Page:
Batman in space. Just remember that.


Here’s the thing about Hawkman: he’s not my favorite superhero character. He’s not among my favorites, he’s not even that high up if you’re just counting DC. There are whole new characters that I find more interesting than Hawkman, and his continuity is just goofy and insane to me. I don’t know the fine details of reborn Egyptians versus space cops versus just a guy with a mask, mace and wings. I know there are differences, but I could not care less about them.

However, I have never heard anyone else say positive things about Hawkman, either. I’ve heard positive things about Hawkgirl thanks to her turn in the Justice League cartoon, but Hawkman is always discussed as this goofy guy who should have been left behind in the Golden Age, or at most the Silver Age. So the contrarian strain in my mind goes “Hey, why shouldn’t Hawkman get a fair shot? What would it take to make him an interesting character?”

The answer, to me, is that he has to leave Earth. Not because he’s Thanagarian again, or because of some scandal or misunderstanding. Rather, Hawkman is a man of extremes. He has to be, in a sense, to think that the best course in his life is to put on a hawk mask, strap on bird-like wings that somehow allow him to fly, and hit people with a mace (so is Batman, but being a millionaire means he has money to fund and cover up many of his activities). So at first he thinks he’s making a difference in fighting crime, and making his area safer.

Then the first time he runs into someone like the Martian Manhunter, or Wonder Woman, or Superman, he sees his work as a joke. They don’t, because all three of them respect a man who puts himself in harm’s way to stop crime and save others. But to Hawkman, running into a Greek Immortal and two superpowered space aliens means he’s useless. He’s just the crazy guy with the mace compared to them, so what’s the point? No need for Hawkman.

But again, he’s a man of extremes. In his mind, he can either stop being Hawkman forever, or go to a place where Hawkman is useful. Playing backup to others isn’t an option in his mind. So he runs off the planet itself to find out what he’s worth. And where he ends up is Space Station Alpha.

Space Station Alpha used to be one of the grandest, greatest ports in the galaxy. Ships came in every day, cargo changed hands, and it buzzed like a hive. Sure, it was a shaky conglomeration of technology welded together until it seemed sustainable, but it was still the pride of the galaxy, a shining symbol of cooperation across various empires and confederations. But as time went on, faster and more efficient transport engines reduced how often ships needed to stop on their trips, and the maintenance costs started to go higher as the older technology used in Alpha’s construction failed and had to be replaced. All of that cooperation starts to fray both from outside political factors, and the question of who should shoulder which costs. By the present day, Alpha is a crumbling, semi-functional hulk of a station, filled with desperate people and criminals using its faded status and sheer size to operate in secrecy. What little police force remains is either inadequate for the job, factional, or outright (sometimes blatantly) corrupt. Then there’s the governing body, comprised of people running fiefdoms within the station itself and only rarely trying to muster ways to keep the whole of Alpha from shutting down and killing everyone on board that unlucky day.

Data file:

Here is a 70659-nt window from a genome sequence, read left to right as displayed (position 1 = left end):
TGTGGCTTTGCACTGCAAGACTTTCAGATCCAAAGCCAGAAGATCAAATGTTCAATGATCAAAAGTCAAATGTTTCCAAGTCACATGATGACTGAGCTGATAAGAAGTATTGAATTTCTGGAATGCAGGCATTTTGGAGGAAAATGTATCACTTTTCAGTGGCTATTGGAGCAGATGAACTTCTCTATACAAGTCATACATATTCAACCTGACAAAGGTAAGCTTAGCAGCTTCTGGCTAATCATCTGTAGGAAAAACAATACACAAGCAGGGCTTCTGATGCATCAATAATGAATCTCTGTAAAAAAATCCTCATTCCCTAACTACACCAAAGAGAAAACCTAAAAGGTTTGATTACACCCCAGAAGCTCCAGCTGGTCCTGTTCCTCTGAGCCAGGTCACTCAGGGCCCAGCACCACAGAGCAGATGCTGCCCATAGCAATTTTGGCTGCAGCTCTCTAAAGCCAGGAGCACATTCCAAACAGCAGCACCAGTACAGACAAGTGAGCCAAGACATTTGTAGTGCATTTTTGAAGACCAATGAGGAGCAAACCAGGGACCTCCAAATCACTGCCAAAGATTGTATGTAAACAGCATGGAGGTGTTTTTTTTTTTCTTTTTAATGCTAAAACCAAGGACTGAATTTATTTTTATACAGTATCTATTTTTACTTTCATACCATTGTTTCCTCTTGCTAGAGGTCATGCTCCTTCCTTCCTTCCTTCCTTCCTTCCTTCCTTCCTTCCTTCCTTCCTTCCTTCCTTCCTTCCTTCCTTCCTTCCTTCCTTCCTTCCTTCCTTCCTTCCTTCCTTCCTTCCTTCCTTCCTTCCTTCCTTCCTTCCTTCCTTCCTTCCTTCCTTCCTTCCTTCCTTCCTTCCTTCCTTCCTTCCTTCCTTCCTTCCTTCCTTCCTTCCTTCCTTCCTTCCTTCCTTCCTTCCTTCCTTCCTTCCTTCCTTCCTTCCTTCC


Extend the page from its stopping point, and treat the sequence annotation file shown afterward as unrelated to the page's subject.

To Hawkman, this is a place where he matters. He doesn’t understand the politics, the maintenance issues, the different species…but he understands Alpha is on the edge, and he can be the tipping point that brings it back from the edge. He doesn’t know if Alpha can ever regain its former status, and to be honest, he doesn’t care. What he does care about is the chance to save an entire city, in a place no human has ever been before, and be the hero he wanted to be. Of course, there’s the question of whether anyone wants him there, and if he’ll be able to figure out how things work on Alpha before either getting himself or others killed…

Anyway, that’s my pitch for a Hawkman series: A stripped down version (in more ways than one) Batman in Space. I think it works by removing him from Earth, where everyone can do everything he does better, and emphasizing the law and order aspect of the character without making him an actual police officer. It also puts him in a setting large enough where flight matters, but small enough that he doesn’t need to be absurdly fast to cover ground. And part of the challenge for him wouldn’t just be “hit guy with mace,” but trying to help others keep the station working and bring back trade, something that could make for dry reading…unless you have a shirtless man with a mace as your point man to clean up the occasional problem. So you could gradually soften him and make it clear he’s not just a fascist, as he’s sometimes portrayed. Would it work? I’m not sure, but it at least seems like a new starting point. And maybe when he leaves Alpha and comes back to Earth, he can feel that no matter what happens now, he’s accomplished something. There’s no mob of super powered heroes above him that can take that away. And that’s enough to make him feel he can work alongside them as a real team member, with their respect.

UPDATE: It has been pointed out that “Batman in Space” is not the most original direction for a reboot of Hawkman. Fair enough. But Hawkman has one advantage/disadvantage Batman does not have: he’s not tied to one location like Batman is. Yes, Batman will help save the world, the galaxy or the universe. Hell, he’ll do something to save Coast City or Metropolis. But ask him to leave Gotham for 3 months, and watch him try to scowl you out of existence.


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